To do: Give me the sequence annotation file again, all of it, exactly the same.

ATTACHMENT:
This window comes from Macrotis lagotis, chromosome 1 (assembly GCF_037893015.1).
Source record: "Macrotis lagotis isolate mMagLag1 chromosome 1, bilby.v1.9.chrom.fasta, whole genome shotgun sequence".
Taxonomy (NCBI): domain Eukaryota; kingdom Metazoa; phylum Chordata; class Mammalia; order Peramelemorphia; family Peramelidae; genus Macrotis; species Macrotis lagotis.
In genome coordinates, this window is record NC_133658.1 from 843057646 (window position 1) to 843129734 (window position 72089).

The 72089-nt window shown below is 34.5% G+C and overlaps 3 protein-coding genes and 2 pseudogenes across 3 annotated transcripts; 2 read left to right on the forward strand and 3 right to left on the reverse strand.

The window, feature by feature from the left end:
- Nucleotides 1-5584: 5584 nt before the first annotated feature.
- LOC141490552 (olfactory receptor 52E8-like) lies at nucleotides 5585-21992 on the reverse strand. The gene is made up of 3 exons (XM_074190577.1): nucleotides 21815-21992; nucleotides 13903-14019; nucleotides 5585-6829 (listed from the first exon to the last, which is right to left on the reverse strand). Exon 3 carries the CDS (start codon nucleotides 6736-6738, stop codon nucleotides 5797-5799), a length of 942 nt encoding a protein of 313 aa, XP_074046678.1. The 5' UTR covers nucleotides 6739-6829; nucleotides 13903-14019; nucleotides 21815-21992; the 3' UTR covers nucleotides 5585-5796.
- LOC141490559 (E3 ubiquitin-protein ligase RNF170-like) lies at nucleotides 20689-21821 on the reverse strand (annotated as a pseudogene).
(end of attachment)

This window comes from Macrotis lagotis, chromosome 1 (assembly GCF_037893015.1).
Source record: "Macrotis lagotis isolate mMagLag1 chromosome 1, bilby.v1.9.chrom.fasta, whole genome shotgun sequence".
Taxonomy (NCBI): domain Eukaryota; kingdom Metazoa; phylum Chordata; class Mammalia; order Peramelemorphia; family Peramelidae; genus Macrotis; species Macrotis lagotis.
In genome coordinates, this window is record NC_133658.1 from 843057646 (window position 1) to 843129734 (window position 72089).

The 72089-nt window shown below is 34.5% G+C and overlaps 3 protein-coding genes and 2 pseudogenes across 3 annotated transcripts; 2 read left to right on the forward strand and 3 right to left on the reverse strand.

The window, feature by feature from the left end:
- Nucleotides 1-5584: 5584 nt before the first annotated feature.
- LOC141490552 (olfactory receptor 52E8-like) lies at nucleotides 5585-21992 on the reverse strand. The gene is made up of 3 exons (XM_074190577.1): nucleotides 21815-21992; nucleotides 13903-14019; nucleotides 5585-6829 (listed from the first exon to the last, which is right to left on the reverse strand). Exon 3 carries the CDS (start codon nucleotides 6736-6738, stop codon nucleotides 5797-5799), a length of 942 nt encoding a protein of 313 aa, XP_074046678.1. The 5' UTR covers nucleotides 6739-6829; nucleotides 13903-14019; nucleotides 21815-21992; the 3' UTR covers nucleotides 5585-5796.
- LOC141490559 (E3 ubiquitin-protein ligase RNF170-like) lies at nucleotides 20689-21821 on the reverse strand (annotated as a pseudogene).